At the end of 1953 the Clowns were also starting to look at Connie Morgan, who would be a more direct threat to Toni Stone because Morgan, too, played second base. Toni started to see the writing on the wall. Peanut Johnson and Connie Morgan – two 19-year-olds – were both slated to be her teammates on the 1954 Clowns. Toni was in her thirties, and the decision had been made that only one female at a time would be in the lineup. To add insult to injury, owner Syd Pollock offered her $350 a month, which was less than the $400 a month she’d been paid the previous year. So she made the decision to sign with the Kansas City Monarchs, who offered her $400 a month and the possibility of a $200 year-end bonus.
Constance Enola (“Connie”) Morgan, born in 1935 in Philadelphia, had played five seasons with the all-girl North Philadelphia Honey Drippers, with whom she’d logged a .368 batting average. She’d read about Toni Stone and the Indianapolis Clowns in Ebony magazine and penned a letter directly to Syd Pollock, requesting a tryout. He obliged in October 1953, and she signed a two-year, $10,000 contract after impressing the team with her defensive skills at second base. She was right out of high school. She’d never had male teammates, and at that point most of her time on the field was spent behind the dish, at catcher. But she could play any position except pitcher, and she shared the same chutzpah and self-confidence that Stone and Johnson possessed.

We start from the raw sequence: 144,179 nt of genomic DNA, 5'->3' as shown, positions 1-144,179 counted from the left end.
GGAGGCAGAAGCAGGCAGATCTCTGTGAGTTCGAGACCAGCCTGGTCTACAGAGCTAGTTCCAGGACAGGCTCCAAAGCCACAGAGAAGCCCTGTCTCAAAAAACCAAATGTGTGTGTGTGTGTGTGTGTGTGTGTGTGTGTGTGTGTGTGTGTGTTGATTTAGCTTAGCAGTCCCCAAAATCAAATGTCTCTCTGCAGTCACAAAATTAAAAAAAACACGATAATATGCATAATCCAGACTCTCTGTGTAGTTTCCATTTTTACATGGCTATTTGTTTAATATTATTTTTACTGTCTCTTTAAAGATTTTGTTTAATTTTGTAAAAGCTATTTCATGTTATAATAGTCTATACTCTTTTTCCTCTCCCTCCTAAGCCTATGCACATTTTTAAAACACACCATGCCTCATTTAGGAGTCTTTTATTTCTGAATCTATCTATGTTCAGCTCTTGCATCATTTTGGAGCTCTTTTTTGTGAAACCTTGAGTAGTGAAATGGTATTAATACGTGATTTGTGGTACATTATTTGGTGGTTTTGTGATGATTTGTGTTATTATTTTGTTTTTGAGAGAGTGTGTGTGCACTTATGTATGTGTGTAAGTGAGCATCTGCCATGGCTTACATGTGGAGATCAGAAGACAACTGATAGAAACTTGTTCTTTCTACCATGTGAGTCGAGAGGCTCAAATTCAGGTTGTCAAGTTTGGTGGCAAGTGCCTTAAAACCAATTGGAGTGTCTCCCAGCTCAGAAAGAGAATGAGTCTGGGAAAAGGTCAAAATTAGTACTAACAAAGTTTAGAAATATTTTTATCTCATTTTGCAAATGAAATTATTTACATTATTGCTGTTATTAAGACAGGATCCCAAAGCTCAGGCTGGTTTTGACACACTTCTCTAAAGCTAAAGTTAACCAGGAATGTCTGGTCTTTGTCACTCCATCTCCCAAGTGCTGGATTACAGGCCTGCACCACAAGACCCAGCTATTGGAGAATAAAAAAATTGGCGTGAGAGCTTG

We don’t know as much about Morgan as we do about the other women, but we do know that her defense was spectacular. She was only 5’4”, but she was strong, and manager Oscar Charleston – a Hall of Famer, and universally considered to be one of the greatest ballplayers of all time – said “her throws across the diamond rank on par with many major leaguers.”